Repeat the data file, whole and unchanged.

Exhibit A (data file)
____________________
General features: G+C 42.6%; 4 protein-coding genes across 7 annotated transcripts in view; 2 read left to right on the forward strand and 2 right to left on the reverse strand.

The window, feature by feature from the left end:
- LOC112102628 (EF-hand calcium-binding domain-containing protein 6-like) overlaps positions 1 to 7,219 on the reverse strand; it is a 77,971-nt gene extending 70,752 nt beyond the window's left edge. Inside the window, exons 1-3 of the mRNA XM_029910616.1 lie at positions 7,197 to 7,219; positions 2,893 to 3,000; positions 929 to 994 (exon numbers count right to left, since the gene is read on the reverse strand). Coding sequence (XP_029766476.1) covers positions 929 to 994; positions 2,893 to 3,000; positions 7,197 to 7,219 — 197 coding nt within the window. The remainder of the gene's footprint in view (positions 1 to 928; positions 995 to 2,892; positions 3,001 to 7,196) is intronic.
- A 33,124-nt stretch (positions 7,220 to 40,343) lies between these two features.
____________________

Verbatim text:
General features: G+C 42.6%; 4 protein-coding genes across 7 annotated transcripts in view; 2 read left to right on the forward strand and 2 right to left on the reverse strand.

The window, feature by feature from the left end:
- LOC112102628 (EF-hand calcium-binding domain-containing protein 6-like) overlaps positions 1 to 7,219 on the reverse strand; it is a 77,971-nt gene extending 70,752 nt beyond the window's left edge. Inside the window, exons 1-3 of the mRNA XM_029910616.1 lie at positions 7,197 to 7,219; positions 2,893 to 3,000; positions 929 to 994 (exon numbers count right to left, since the gene is read on the reverse strand). Coding sequence (XP_029766476.1) covers positions 929 to 994; positions 2,893 to 3,000; positions 7,197 to 7,219 — 197 coding nt within the window. The remainder of the gene's footprint in view (positions 1 to 928; positions 995 to 2,892; positions 3,001 to 7,196) is intronic.
- A 33,124-nt stretch (positions 7,220 to 40,343) lies between these two features.